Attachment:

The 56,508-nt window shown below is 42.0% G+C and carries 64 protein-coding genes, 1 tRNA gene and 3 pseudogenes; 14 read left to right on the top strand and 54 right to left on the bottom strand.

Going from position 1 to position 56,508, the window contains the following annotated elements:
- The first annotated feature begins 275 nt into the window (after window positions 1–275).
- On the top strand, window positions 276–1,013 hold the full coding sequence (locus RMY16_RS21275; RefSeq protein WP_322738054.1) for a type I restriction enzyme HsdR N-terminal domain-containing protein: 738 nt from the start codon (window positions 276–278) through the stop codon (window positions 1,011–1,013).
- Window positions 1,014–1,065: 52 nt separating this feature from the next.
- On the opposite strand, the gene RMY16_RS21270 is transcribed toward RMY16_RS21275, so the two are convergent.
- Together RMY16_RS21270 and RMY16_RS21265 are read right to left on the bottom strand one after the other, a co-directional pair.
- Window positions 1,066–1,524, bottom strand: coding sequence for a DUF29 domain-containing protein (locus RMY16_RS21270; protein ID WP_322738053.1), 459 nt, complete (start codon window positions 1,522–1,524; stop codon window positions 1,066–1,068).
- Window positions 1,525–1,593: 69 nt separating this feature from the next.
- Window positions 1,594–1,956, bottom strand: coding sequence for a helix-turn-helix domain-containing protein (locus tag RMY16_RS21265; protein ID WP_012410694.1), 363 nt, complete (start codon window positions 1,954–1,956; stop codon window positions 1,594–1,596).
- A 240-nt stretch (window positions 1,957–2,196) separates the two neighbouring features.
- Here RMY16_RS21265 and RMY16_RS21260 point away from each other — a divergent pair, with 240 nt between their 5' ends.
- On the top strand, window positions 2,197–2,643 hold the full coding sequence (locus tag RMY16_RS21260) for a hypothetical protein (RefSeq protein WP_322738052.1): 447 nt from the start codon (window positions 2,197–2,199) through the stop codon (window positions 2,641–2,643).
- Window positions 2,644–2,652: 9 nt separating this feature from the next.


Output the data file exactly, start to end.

The 56,508-nt window shown below is 42.0% G+C and carries 64 protein-coding genes, 1 tRNA gene and 3 pseudogenes; 14 read left to right on the top strand and 54 right to left on the bottom strand.

Going from position 1 to position 56,508, the window contains the following annotated elements:
- The first annotated feature begins 275 nt into the window (after window positions 1–275).
- On the top strand, window positions 276–1,013 hold the full coding sequence (locus RMY16_RS21275; RefSeq protein WP_322738054.1) for a type I restriction enzyme HsdR N-terminal domain-containing protein: 738 nt from the start codon (window positions 276–278) through the stop codon (window positions 1,011–1,013).
- Window positions 1,014–1,065: 52 nt separating this feature from the next.
- On the opposite strand, the gene RMY16_RS21270 is transcribed toward RMY16_RS21275, so the two are convergent.
- Together RMY16_RS21270 and RMY16_RS21265 are read right to left on the bottom strand one after the other, a co-directional pair.
- Window positions 1,066–1,524, bottom strand: coding sequence for a DUF29 domain-containing protein (locus RMY16_RS21270; protein ID WP_322738053.1), 459 nt, complete (start codon window positions 1,522–1,524; stop codon window positions 1,066–1,068).
- Window positions 1,525–1,593: 69 nt separating this feature from the next.
- Window positions 1,594–1,956, bottom strand: coding sequence for a helix-turn-helix domain-containing protein (locus tag RMY16_RS21265; protein ID WP_012410694.1), 363 nt, complete (start codon window positions 1,954–1,956; stop codon window positions 1,594–1,596).
- A 240-nt stretch (window positions 1,957–2,196) separates the two neighbouring features.
- Here RMY16_RS21265 and RMY16_RS21260 point away from each other — a divergent pair, with 240 nt between their 5' ends.
- On the top strand, window positions 2,197–2,643 hold the full coding sequence (locus tag RMY16_RS21260) for a hypothetical protein (RefSeq protein WP_322738052.1): 447 nt from the start codon (window positions 2,197–2,199) through the stop codon (window positions 2,641–2,643).
- Window positions 2,644–2,652: 9 nt separating this feature from the next.